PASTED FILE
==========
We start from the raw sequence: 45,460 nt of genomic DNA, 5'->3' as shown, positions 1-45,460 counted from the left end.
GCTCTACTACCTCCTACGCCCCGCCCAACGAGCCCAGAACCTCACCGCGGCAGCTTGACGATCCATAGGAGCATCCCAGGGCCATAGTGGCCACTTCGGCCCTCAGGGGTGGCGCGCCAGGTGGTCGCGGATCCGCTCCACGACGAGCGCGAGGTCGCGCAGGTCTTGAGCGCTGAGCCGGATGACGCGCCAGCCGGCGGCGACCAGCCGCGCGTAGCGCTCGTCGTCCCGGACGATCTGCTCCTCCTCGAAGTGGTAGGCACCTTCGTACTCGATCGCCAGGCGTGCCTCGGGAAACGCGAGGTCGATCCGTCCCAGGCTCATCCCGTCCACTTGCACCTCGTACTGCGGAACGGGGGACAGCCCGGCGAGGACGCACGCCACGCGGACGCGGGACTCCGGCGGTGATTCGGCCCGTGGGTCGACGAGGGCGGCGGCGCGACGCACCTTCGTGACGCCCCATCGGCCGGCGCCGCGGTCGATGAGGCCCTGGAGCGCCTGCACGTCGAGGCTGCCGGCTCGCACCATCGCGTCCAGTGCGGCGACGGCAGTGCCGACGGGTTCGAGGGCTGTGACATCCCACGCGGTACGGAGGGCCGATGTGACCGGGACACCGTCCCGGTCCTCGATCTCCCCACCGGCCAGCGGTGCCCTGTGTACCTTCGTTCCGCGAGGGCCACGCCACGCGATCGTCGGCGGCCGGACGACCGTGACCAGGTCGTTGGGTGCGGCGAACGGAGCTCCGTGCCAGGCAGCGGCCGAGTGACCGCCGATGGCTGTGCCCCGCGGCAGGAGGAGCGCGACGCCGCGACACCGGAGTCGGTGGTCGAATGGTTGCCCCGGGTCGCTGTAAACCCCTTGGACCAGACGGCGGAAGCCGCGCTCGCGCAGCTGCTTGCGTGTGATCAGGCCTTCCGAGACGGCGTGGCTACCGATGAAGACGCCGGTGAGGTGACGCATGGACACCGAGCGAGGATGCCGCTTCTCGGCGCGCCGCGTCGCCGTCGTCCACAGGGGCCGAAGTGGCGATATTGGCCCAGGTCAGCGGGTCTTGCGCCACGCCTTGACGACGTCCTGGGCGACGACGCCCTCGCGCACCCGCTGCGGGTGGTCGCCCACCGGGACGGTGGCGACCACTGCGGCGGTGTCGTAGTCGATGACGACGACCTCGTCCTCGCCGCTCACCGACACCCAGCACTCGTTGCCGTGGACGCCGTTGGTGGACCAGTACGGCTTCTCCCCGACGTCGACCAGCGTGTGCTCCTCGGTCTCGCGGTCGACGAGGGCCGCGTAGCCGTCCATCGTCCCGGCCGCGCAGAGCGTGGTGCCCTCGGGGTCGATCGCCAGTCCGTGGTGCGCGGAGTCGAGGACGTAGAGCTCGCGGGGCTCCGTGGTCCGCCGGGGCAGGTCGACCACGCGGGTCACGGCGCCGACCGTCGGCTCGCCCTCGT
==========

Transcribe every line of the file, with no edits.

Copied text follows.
We start from the raw sequence: 45,460 nt of genomic DNA, 5'->3' as shown, positions 1-45,460 counted from the left end.
GCTCTACTACCTCCTACGCCCCGCCCAACGAGCCCAGAACCTCACCGCGGCAGCTTGACGATCCATAGGAGCATCCCAGGGCCATAGTGGCCACTTCGGCCCTCAGGGGTGGCGCGCCAGGTGGTCGCGGATCCGCTCCACGACGAGCGCGAGGTCGCGCAGGTCTTGAGCGCTGAGCCGGATGACGCGCCAGCCGGCGGCGACCAGCCGCGCGTAGCGCTCGTCGTCCCGGACGATCTGCTCCTCCTCGAAGTGGTAGGCACCTTCGTACTCGATCGCCAGGCGTGCCTCGGGAAACGCGAGGTCGATCCGTCCCAGGCTCATCCCGTCCACTTGCACCTCGTACTGCGGAACGGGGGACAGCCCGGCGAGGACGCACGCCACGCGGACGCGGGACTCCGGCGGTGATTCGGCCCGTGGGTCGACGAGGGCGGCGGCGCGACGCACCTTCGTGACGCCCCATCGGCCGGCGCCGCGGTCGATGAGGCCCTGGAGCGCCTGCACGTCGAGGCTGCCGGCTCGCACCATCGCGTCCAGTGCGGCGACGGCAGTGCCGACGGGTTCGAGGGCTGTGACATCCCACGCGGTACGGAGGGCCGATGTGACCGGGACACCGTCCCGGTCCTCGATCTCCCCACCGGCCAGCGGTGCCCTGTGTACCTTCGTTCCGCGAGGGCCACGCCACGCGATCGTCGGCGGCCGGACGACCGTGACCAGGTCGTTGGGTGCGGCGAACGGAGCTCCGTGCCAGGCAGCGGCCGAGTGACCGCCGATGGCTGTGCCCCGCGGCAGGAGGAGCGCGACGCCGCGACACCGGAGTCGGTGGTCGAATGGTTGCCCCGGGTCGCTGTAAACCCCTTGGACCAGACGGCGGAAGCCGCGCTCGCGCAGCTGCTTGCGTGTGATCAGGCCTTCCGAGACGGCGTGGCTACCGATGAAGACGCCGGTGAGGTGACGCATGGACACCGAGCGAGGATGCCGCTTCTCGGCGCGCCGCGTCGCCGTCGTCCACAGGGGCCGAAGTGGCGATATTGGCCCAGGTCAGCGGGTCTTGCGCCACGCCTTGACGACGTCCTGGGCGACGACGCCCTCGCGCACCCGCTGCGGGTGGTCGCCCACCGGGACGGTGGCGACCACTGCGGCGGTGTCGTAGTCGATGACGACGACCTCGTCCTCGCCGCTCACCGACACCCAGCACTCGTTGCCGTGGACGCCGTTGGTGGACCAGTACGGCTTCTCCCCGACGTCGACCAGCGTGTGCTCCTCGGTCTCGCGGTCGACGAGGGCCGCGTAGCCGTCCATCGTCCCGGCCGCGCAGAGCGTGGTGCCCTCGGGGTCGATCGCCAGTCCGTGGTGCGCGGAGTCGAGGACGTAGAGCTCGCGGGGCTCCGTGGTCCGCCGGGGCAGGTCGACCACGCGGGTCACGGCGCCGACCGTCGGCTCGCCCTCGT